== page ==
Len Burgess writes-

Ron Gilson of Gloucester lectured Wednesday night at the Essex Shipbuilding Museum’s Waterline Center about working aboard Gloucester’s Schooner ‘Adventure’ back in 1951.

Ron recounted his growing up in Gloucester and personal memories of the fisheries and fishermen of Gloucester and the shipbuilding of Cape Ann. In great detail he described, at 17 years old, working aboard the ‘Adventure’ for 8 days and with slides how the fish were caught by the crew. The trip brought home 80,000 pounds of fish.

Ron has a book out which any true Gloucester FOB should have.  
‘An Island No More’–A Memoir, The Gloucester I Knew

"GLOUCESTER in the 1940s was a self-contained "city", an island, literally, the ocean separated us from the outside world. We were a complete entity, supported mainly by our anchor industry — fishing. United and focused on a common goal, harvesting the sea, our workforce was akin to an army marching to a deafening cadence. As a young boy, I thought this fantasy would go on forever; it was a magical time!" –Ron Gilson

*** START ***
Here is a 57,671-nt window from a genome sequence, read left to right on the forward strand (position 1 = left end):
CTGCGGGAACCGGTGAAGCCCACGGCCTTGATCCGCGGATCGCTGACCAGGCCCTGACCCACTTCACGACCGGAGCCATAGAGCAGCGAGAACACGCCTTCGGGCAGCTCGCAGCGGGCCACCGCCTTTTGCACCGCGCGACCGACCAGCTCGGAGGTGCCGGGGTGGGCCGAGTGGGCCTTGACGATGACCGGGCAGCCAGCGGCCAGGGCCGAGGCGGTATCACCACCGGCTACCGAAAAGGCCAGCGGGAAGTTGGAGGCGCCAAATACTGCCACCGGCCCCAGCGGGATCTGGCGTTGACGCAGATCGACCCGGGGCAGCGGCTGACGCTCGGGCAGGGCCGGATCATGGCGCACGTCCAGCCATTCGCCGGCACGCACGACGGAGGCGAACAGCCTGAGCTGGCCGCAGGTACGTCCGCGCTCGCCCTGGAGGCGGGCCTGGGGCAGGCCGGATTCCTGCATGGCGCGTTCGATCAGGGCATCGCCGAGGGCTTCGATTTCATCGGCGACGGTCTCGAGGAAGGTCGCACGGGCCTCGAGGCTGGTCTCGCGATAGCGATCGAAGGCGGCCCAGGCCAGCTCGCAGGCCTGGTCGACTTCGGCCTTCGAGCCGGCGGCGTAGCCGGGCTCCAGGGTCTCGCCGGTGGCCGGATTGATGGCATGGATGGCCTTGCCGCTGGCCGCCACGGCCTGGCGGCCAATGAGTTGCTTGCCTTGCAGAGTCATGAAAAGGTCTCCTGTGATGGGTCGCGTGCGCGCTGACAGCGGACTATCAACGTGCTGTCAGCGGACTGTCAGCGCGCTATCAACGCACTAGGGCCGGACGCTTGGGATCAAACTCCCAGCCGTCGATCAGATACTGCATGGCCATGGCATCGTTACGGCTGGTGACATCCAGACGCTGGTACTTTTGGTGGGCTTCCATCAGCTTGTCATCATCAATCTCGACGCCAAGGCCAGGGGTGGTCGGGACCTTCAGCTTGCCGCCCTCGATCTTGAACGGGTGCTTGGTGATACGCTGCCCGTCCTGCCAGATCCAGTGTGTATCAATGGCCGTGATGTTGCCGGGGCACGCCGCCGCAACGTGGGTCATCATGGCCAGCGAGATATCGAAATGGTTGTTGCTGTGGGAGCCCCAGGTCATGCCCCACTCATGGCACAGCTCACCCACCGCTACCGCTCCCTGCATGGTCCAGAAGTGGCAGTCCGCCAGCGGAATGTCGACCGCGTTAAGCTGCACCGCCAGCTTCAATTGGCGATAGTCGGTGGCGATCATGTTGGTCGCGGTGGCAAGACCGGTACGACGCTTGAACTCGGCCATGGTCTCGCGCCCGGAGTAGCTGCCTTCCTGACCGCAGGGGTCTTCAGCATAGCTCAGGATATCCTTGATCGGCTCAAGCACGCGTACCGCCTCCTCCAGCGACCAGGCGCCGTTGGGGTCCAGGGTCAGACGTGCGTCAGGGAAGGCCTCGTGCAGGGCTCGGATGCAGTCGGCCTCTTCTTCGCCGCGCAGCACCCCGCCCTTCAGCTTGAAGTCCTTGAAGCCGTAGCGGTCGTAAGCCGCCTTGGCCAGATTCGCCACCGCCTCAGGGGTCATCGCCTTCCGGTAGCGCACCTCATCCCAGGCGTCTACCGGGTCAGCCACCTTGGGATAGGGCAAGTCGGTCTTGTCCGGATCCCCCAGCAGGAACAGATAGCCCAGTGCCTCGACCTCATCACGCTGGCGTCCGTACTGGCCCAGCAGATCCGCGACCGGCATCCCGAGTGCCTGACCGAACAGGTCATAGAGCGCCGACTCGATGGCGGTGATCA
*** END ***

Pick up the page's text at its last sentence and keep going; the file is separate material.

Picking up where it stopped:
Ronald Gilson was born into a Gloucester working class family in the depths of the “Great Depression.” He was raised in Ward II’s Dog Hill neighborhood and introduced to the waterfront while still a boy. Gilson operated the harbor’s only freshwater boat (delivering fresh water to the Schooners), learning the ways of the waterfront, from the bottom up. He has fished the vessels, worked the wharves, and insured the fleet. Considered an authority on the great fleet buildup of the 1940s and 1950s, his blog relates many personal experiences of his life on the Gloucester waterfront. He graphically writes of a bygone era, spiced with personal anecdotes that takes his readers into the heart of Gloucester’s historic anchor industry.
Ron’s blog…



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